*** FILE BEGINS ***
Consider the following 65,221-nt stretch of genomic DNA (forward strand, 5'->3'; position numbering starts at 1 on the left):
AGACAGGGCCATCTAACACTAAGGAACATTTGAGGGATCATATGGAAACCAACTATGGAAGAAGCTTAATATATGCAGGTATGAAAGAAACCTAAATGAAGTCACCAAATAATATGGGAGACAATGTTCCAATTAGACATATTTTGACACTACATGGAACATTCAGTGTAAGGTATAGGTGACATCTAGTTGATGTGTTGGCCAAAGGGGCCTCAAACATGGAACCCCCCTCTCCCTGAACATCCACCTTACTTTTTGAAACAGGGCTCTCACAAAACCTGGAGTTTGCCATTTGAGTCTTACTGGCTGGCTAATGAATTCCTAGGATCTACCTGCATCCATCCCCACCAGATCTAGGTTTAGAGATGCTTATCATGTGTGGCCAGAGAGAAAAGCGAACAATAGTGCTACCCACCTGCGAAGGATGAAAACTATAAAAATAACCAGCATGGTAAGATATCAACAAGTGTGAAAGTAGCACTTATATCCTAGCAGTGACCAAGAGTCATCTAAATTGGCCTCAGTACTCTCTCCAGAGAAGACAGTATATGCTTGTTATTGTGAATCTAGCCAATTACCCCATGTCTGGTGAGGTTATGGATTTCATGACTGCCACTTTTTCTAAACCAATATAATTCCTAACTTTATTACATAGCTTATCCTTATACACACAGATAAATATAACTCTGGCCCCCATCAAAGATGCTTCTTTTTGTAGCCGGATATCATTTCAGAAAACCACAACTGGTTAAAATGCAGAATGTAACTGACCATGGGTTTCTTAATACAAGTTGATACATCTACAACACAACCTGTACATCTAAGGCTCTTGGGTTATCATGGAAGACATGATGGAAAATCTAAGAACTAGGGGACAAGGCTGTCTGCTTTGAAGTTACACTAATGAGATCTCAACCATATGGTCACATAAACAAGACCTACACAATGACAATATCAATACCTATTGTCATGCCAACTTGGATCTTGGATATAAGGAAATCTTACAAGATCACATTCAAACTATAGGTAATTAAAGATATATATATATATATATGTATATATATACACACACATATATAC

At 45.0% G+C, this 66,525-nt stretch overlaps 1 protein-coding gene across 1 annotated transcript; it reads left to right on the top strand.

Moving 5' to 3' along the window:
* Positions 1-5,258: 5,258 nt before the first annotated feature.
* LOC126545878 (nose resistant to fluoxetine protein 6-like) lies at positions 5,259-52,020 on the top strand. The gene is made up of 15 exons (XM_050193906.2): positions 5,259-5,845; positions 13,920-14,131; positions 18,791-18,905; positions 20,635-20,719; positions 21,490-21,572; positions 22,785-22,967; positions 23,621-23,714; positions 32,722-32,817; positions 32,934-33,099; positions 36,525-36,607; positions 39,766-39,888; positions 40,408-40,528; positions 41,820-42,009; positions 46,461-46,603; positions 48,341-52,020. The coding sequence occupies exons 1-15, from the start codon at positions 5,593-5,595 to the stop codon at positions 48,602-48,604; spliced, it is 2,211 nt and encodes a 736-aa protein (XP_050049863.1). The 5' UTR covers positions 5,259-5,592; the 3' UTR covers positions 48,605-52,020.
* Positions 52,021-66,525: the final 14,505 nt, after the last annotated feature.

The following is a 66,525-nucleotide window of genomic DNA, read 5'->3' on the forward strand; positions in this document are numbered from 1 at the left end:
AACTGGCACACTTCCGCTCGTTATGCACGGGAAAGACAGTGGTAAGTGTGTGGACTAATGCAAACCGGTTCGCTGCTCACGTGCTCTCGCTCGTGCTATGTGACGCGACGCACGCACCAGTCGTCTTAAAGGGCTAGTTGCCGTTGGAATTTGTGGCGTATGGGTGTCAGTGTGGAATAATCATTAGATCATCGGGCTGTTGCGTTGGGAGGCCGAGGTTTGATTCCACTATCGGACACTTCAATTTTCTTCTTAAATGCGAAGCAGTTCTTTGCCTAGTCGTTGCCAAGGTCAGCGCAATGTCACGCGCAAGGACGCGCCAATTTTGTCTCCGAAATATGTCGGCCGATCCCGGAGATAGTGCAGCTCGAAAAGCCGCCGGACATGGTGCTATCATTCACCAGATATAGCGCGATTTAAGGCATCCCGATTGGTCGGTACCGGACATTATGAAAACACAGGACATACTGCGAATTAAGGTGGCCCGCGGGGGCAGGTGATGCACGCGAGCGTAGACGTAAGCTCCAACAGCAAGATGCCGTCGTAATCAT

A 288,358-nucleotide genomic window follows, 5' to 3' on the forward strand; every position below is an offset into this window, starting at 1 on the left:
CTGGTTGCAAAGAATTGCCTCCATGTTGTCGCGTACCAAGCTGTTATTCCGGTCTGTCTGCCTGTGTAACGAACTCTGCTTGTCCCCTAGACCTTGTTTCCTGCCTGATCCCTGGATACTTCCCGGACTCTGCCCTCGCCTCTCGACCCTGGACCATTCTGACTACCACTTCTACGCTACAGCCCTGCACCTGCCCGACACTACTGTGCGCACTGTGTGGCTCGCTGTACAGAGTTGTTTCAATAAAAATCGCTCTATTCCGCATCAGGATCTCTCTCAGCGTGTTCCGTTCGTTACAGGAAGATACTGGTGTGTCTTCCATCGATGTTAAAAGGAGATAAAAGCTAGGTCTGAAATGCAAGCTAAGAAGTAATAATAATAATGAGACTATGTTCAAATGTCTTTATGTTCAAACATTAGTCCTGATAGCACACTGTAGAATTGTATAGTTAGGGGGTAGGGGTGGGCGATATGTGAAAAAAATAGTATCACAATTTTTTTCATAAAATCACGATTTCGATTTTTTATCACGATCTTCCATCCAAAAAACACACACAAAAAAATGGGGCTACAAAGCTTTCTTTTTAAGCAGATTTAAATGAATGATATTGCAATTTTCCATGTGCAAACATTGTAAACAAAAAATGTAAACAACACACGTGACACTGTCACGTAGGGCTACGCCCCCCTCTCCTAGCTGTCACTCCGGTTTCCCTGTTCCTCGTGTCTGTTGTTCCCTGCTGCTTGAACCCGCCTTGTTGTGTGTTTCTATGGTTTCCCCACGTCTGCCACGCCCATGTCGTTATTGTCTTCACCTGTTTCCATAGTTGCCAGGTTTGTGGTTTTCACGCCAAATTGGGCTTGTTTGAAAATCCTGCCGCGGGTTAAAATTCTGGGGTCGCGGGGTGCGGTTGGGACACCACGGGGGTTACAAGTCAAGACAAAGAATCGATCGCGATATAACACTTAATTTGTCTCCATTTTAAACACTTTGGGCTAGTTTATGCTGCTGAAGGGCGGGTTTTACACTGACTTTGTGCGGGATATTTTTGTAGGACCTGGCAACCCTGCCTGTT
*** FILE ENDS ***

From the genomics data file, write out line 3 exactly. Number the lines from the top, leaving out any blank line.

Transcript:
At 45.0% G+C, this 66,525-nt stretch overlaps 1 protein-coding gene across 1 annotated transcript; it reads left to right on the top strand.